www.rt.com – 14/5/16
Europe’s smallest country – the Vatican, led by the pontiff – is one of the most powerful states on the planet, a moral compass for more than a billion people. However, over the past decades, the Catholic Church has suffered a number of scandals and its congregations are crying out for change. Pope Francis came with the promise of change. But while addressing issues plaguing mankind, what kind of battle is he forced to wage in the Holy See? Are the highest clergy against him, or have they joined his cause? For centuries, the Vatican has been shrouded in mystery, its internal deals secreted behind closed doors. However, one person managed to get through and came back to tell his story. Investigative journalist, author of ‘Merchants in the Temple’, Gianluigi Nuzzi, is on Sophie&Co today.
Sophie Shevarnadze: Gianluigi, you’ve mentioned that there’s an ongoing conflict in the Vatican between the old and the new clergy. You even called it a struggle between good and evil. What is this struggle about?
Gianluigi Nuzzi: Ever since Jorge Mario Bergoglio, Pope Francis, was elected we have been witnessing a so-called soft revolution. The pope is trying to make the Vatican more transparent. There are many problems with its financial management. The Vatican’s accounting records have always been shady. There are still cases of money laundering through the Vatican Bank. There’s the Vatican real estate that is being rented out for free. So there are many problems that the Pope is trying to solve.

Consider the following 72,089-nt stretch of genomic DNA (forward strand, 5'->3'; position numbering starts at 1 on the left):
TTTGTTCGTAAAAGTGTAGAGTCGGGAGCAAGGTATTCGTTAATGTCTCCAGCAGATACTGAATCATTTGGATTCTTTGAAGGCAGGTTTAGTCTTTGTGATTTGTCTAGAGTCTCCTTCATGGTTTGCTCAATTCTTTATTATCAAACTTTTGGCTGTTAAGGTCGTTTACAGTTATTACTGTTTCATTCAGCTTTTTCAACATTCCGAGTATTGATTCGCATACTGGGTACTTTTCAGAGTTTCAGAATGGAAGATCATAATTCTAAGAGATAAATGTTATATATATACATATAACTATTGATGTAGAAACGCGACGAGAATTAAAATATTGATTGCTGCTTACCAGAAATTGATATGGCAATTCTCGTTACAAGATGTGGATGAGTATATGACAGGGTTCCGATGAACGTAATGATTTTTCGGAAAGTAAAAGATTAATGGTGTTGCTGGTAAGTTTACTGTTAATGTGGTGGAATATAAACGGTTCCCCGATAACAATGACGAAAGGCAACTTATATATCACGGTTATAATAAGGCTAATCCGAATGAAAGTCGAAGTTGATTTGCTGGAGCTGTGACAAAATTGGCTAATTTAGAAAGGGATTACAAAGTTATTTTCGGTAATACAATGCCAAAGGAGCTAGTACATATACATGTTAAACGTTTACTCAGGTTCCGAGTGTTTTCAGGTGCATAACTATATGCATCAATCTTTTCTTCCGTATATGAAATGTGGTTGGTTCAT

SS: We will talk about this in detail, but first I wanted to ask you this – you think that this battle against corruption in the Vatican is Pope Francis’ cross to bear. Do you believe that at this point he doesn’t really have much control over the Vatican agencies?
GN: The thing is that, in the last few centuries, popes have mostly been involved in pastoral activities – not governing the state. Bergoglio is the first pope who wants to monitor the accounts and books, everyday income and expenditure of the Vatican and the Roman Curia. This is a revolutionary change – in 2013, a special commission on the Vatican’s economic structure – COSEA – began to investigate this. It’s inspecting the Vatican’s finances and running into a lot of problems.
SS: Can we say that the pope controls the Vatican’s agencies at this point?
GN: He is trying and he definitely has more control over the state than Pope Benedict XVI did, because Pope Francis has already made historic changes to the administration. He set universal accounting and bookkeeping criteria for all Vatican institutions. He fired those who had been stealing money, poorly managing the Vatican’s finances, paying 3 or 4 times more for simple repairs and purchases. He is the first pope to attempt this – monitoring all Vatican activities.
SS: Sounds like a good start, a very good start in fact. But you said that the Roman Curia sees Pope Francis as an outsider. Does it mean that there will be attempts to undermine his reforms, sabotage his orders? Will he face many obstacles?
GN: During his first year, in 2013-2014, many tried to get in the way of his reforms, refused to submit the information that his investigative commission, COSEA, requested. The Pope is trying to reform the Vatican system. There have been many attempts to stop this revolution, and I think the war between those who want to help the pope in his fight for transparency and against corruption and those who reject the changes, is not yet over. That’s what the conflict is all about. However, I don’t think the pope can lose, because it is not just the pope’s fight, the whole Catholic Church, believers all over the world are also part of this battle.